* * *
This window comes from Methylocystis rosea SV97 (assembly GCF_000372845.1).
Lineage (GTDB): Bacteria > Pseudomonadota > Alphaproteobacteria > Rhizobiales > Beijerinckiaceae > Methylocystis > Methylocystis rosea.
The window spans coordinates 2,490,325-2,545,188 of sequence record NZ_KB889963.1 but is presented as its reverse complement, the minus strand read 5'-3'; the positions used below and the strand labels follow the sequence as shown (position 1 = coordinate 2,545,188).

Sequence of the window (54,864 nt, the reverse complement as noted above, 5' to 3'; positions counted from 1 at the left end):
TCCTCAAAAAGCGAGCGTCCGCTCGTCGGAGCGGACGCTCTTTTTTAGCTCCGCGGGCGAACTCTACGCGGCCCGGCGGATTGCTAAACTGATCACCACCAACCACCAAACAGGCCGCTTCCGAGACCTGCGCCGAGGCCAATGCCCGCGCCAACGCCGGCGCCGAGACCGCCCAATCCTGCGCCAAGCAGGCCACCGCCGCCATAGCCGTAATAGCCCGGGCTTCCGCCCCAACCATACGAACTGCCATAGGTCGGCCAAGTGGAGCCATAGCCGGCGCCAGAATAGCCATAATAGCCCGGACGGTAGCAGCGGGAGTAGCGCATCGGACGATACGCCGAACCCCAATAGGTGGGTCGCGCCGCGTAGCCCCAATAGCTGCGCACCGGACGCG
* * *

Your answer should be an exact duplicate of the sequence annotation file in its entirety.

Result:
This window comes from Methylocystis rosea SV97 (assembly GCF_000372845.1).
Lineage (GTDB): Bacteria > Pseudomonadota > Alphaproteobacteria > Rhizobiales > Beijerinckiaceae > Methylocystis > Methylocystis rosea.
The window spans coordinates 2,490,325-2,545,188 of sequence record NZ_KB889963.1 but is presented as its reverse complement, the minus strand read 5'-3'; the positions used below and the strand labels follow the sequence as shown (position 1 = coordinate 2,545,188).

Sequence of the window (54,864 nt, the reverse complement as noted above, 5' to 3'; positions counted from 1 at the left end):
TCCTCAAAAAGCGAGCGTCCGCTCGTCGGAGCGGACGCTCTTTTTTAGCTCCGCGGGCGAACTCTACGCGGCCCGGCGGATTGCTAAACTGATCACCACCAACCACCAAACAGGCCGCTTCCGAGACCTGCGCCGAGGCCAATGCCCGCGCCAACGCCGGCGCCGAGACCGCCCAATCCTGCGCCAAGCAGGCCACCGCCGCCATAGCCGTAATAGCCCGGGCTTCCGCCCCAACCATACGAACTGCCATAGGTCGGCCAAGTGGAGCCATAGCCGGCGCCAGAATAGCCATAATAGCCCGGACGGTAGCAGCGGGAGTAGCGCATCGGACGATACGCCGAACCCCAATAGGTGGGTCGCGCCGCGTAGCCCCAATAGCTGCGCACCGGACGCG